I had a funny dream last night. I was a kid again and sitting on Santa's lap, peering expectantly into his startling Adriatic-blue eyes. But he remained silent, the weathered ageless features of his bearded face set in disquieted resolve.
Uneasily I asked, "No HO HO HO...no asking what I want for Christmas? What kind of Santa are you? Why did all those other kids run away from you crying?!"
"Tough year, kid," Santa finally spoke, his resonant voice sad and not so soothing. "No toys --- for anyone! I had to lay off all my elves, get rid of my reindeer. Even fired Mrs. Claus, a belly full, anyway."
"But...but how can there be Christmas without your toys?" I squawked. "We need those toys as a reward for being good and nice all year. I worked dam...darn hard at that. Only a few slip-ups."
Santa looked at me solemnly. "There are worst things in life, kid, than not getting toys on Christmas. Sorry, but good or not, I've been wiped out, like untold others. These are bad times! At least I'm telling you face-to-face."
"All that goodness for nothing," I sighed, disheartened. "I should have been naughty --- like kids really want to be. No toys, no being good!"
"The true Christmas spirit is giving gifts to others. Your parents, your uncles and aunts, others."
"But what gifts can I buy? I'm just a kid. I make no money."
"You receive an allowance."
"But that's measly!"
"You can supplement it by catching crickets and digging worms, selling them as fish bait. Anyway, the gift I have in mind doesn't cost much. And it's the perfect gift for this year; highly appreciated by those who receive it. They'll be thankful to you forever."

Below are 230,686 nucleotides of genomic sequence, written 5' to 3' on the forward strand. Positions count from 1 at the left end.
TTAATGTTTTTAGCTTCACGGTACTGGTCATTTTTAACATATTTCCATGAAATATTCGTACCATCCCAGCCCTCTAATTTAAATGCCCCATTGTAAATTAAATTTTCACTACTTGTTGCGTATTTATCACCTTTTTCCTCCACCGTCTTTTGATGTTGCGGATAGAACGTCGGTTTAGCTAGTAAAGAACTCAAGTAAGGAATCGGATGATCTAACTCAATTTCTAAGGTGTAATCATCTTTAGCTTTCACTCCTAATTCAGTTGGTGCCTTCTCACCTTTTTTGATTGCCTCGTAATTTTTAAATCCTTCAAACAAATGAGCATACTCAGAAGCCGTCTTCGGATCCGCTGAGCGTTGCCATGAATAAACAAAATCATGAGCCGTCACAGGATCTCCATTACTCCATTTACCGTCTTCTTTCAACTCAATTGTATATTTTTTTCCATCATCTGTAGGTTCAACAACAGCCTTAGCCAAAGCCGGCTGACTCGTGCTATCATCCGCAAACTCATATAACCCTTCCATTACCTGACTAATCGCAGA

"What gift is that?" I squinted, really not believing what I was hearing.
"Your novel. Of Good And Evil."
"WHAT?!!" I squirmed on Santa's lap. "But...but I won't write that until many, many years from now. So how can I give it to anyone as a gift?!"
Santa finally smiled. "Remember, this is just a dream. Anything's possible in a dream."
Santa pulled out a sheet of paper from inside his red jacket.
"What's that?" I asked, more astonished than curious.
He now grinned broadly, eyeing me admiringly. "A review of your suspense thriller Of Good And Evil. By Tracey Alley. Like you, an author in the future."
"You carry around reviews?"
Santa broke into laughter, a loud, naturally infectious laugh. "In this dream, yes." Then calming down, he said, "Now listen. Let me read parts of it to you." He began reading:
"In order to be able to engage the reader from the opening paragraphs and hold their attention throughout, to be able to let the reader suspend their disbelief for the duration of the novel takes a special kind of talent. Gerald G. Griffin is an author with just such talent. In his brilliant thriller 'Of Good And Evil' he takes the reader on a wild ride with the real world as his background and makes the reader believe in his plot and characters."
I gawked at Santa startled. "Gosh, I did that?"
"Quiet. There's more." He read on:
"Gerald has given his audience a well-conceived story and delivered it with the talent of a born writer. He's also gone that step further that separates writers from great writers. He's worked hard at the mechanics of the novel so that the plot flows smoothly, the characters are believable and the reader is able to sit back and enjoy this page-turning thriller."
"Wow! This Tracey thinks I'm a great writer!"
"Will you hush, kid. Let me finish reading this." Santa continued:
" 'Of Good And Evil' has received several well deserved 5 star reviews. Ron Sheffield, Gerald's gifted but tormented main character, has everything a great writer needs to engage a reader on an emotional level. This is one of the gifts of a truly great story-teller."
Finished reading, Santa adamantly said to me "You see, what did I tell you? This is the gift! The gift of Christmas! The gift everyone should receive."
Santa once again broke into laughter, the laughter becoming spasms. Through his laughter, Santa quipped, "You see, kid, dreams too can become true. Merry Christmas!"